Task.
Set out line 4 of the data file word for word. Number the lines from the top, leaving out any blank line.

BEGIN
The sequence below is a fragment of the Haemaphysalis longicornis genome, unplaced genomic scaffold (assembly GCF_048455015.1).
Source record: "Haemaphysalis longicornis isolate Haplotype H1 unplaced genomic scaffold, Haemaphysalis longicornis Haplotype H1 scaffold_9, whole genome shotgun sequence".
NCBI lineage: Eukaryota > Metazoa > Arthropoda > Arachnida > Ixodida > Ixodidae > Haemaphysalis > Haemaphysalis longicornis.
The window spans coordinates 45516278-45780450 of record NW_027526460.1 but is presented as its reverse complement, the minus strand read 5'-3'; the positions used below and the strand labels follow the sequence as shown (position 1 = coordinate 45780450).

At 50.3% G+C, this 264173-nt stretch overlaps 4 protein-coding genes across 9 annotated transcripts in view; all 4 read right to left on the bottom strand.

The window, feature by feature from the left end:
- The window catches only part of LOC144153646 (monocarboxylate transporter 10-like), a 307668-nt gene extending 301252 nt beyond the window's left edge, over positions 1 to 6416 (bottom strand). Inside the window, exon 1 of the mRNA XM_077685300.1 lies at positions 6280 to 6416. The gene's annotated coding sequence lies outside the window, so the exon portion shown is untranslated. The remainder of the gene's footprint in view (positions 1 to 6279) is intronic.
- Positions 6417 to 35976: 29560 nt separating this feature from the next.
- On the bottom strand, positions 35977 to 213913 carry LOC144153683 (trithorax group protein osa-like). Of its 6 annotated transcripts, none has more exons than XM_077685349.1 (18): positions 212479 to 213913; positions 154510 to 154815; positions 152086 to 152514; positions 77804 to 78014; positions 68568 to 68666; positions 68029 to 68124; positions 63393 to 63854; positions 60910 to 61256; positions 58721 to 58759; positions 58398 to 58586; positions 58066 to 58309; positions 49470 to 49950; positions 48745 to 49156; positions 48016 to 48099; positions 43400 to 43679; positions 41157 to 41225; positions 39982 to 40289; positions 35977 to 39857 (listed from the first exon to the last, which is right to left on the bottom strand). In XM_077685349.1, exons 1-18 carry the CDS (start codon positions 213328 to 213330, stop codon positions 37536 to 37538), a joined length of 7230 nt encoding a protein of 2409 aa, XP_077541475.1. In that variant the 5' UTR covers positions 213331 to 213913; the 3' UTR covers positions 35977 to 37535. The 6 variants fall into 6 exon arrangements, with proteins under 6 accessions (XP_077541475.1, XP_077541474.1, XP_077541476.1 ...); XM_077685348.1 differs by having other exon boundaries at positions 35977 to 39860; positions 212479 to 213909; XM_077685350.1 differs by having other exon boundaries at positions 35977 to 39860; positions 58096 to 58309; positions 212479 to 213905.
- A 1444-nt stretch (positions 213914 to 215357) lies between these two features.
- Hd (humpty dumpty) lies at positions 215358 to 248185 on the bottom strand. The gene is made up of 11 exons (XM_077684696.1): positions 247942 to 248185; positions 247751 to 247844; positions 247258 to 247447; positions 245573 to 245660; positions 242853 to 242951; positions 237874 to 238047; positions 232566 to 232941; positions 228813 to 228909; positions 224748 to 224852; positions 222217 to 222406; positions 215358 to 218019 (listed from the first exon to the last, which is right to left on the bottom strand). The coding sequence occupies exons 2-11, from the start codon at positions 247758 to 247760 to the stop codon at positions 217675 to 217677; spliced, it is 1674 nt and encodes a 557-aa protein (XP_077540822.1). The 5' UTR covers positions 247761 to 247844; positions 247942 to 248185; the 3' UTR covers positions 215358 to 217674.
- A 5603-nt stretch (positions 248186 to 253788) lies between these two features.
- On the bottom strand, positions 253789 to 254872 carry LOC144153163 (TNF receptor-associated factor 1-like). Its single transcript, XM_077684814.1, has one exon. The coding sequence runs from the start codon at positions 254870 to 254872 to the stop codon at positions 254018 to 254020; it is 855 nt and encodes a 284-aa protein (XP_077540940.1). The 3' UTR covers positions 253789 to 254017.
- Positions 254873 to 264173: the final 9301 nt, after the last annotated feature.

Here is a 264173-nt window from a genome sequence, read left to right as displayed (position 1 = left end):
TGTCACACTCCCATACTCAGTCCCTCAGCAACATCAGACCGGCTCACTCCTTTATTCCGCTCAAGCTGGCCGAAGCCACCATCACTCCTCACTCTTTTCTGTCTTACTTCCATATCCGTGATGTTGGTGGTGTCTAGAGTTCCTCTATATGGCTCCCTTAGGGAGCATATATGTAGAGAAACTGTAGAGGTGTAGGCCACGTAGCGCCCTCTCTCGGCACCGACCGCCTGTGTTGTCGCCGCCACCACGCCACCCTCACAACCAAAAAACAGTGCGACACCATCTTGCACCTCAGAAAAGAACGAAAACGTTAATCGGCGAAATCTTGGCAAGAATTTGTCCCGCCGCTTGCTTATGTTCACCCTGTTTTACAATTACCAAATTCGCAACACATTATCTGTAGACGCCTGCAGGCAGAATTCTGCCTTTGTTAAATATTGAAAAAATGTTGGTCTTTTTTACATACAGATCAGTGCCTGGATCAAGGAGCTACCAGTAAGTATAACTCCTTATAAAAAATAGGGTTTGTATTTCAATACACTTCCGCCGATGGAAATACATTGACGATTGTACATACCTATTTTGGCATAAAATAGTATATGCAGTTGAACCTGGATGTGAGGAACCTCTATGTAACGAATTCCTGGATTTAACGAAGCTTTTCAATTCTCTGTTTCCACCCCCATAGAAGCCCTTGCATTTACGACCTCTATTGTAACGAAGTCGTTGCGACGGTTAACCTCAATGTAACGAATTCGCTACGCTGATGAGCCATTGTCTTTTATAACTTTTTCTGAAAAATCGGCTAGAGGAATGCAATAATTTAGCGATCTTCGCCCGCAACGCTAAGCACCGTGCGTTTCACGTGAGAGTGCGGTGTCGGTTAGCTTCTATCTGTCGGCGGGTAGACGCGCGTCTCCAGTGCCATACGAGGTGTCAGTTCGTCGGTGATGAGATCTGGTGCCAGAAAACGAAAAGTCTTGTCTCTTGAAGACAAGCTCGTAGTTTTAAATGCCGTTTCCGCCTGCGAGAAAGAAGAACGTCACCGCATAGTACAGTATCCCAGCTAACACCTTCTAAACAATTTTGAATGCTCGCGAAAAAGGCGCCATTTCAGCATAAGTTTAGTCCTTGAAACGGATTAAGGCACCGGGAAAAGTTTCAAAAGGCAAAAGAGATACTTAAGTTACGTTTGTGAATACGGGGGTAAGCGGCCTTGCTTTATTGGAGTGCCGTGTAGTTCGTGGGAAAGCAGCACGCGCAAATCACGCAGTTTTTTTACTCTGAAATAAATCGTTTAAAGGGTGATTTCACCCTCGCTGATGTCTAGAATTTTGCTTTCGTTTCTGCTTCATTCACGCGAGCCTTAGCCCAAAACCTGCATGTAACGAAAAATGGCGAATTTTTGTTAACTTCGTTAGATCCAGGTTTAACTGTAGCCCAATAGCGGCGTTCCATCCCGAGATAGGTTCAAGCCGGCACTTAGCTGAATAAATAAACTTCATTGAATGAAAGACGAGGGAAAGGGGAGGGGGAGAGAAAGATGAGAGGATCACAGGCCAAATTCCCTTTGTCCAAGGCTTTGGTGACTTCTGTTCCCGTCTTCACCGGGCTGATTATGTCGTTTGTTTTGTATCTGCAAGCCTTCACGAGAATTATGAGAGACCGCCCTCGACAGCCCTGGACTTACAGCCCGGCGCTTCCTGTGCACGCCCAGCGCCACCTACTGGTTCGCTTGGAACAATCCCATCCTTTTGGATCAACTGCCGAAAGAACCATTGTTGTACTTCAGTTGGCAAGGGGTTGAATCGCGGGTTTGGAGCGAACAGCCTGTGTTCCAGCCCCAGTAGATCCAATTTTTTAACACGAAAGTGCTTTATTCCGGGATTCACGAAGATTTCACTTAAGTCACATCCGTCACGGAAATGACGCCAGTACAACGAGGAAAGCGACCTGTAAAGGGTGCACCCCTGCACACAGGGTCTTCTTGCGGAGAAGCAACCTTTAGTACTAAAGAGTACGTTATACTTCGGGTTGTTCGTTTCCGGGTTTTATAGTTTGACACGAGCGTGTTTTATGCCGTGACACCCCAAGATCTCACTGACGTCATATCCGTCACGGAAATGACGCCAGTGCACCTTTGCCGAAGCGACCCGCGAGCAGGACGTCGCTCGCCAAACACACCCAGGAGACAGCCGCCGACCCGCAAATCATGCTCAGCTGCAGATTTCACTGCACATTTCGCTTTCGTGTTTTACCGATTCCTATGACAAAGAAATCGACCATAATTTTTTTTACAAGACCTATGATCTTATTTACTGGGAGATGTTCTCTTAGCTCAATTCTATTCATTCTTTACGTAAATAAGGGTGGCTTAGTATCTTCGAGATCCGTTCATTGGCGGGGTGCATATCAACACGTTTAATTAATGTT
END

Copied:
The window spans coordinates 45516278-45780450 of record NW_027526460.1 but is presented as its reverse complement, the minus strand read 5'-3'; the positions used below and the strand labels follow the sequence as shown (position 1 = coordinate 45780450).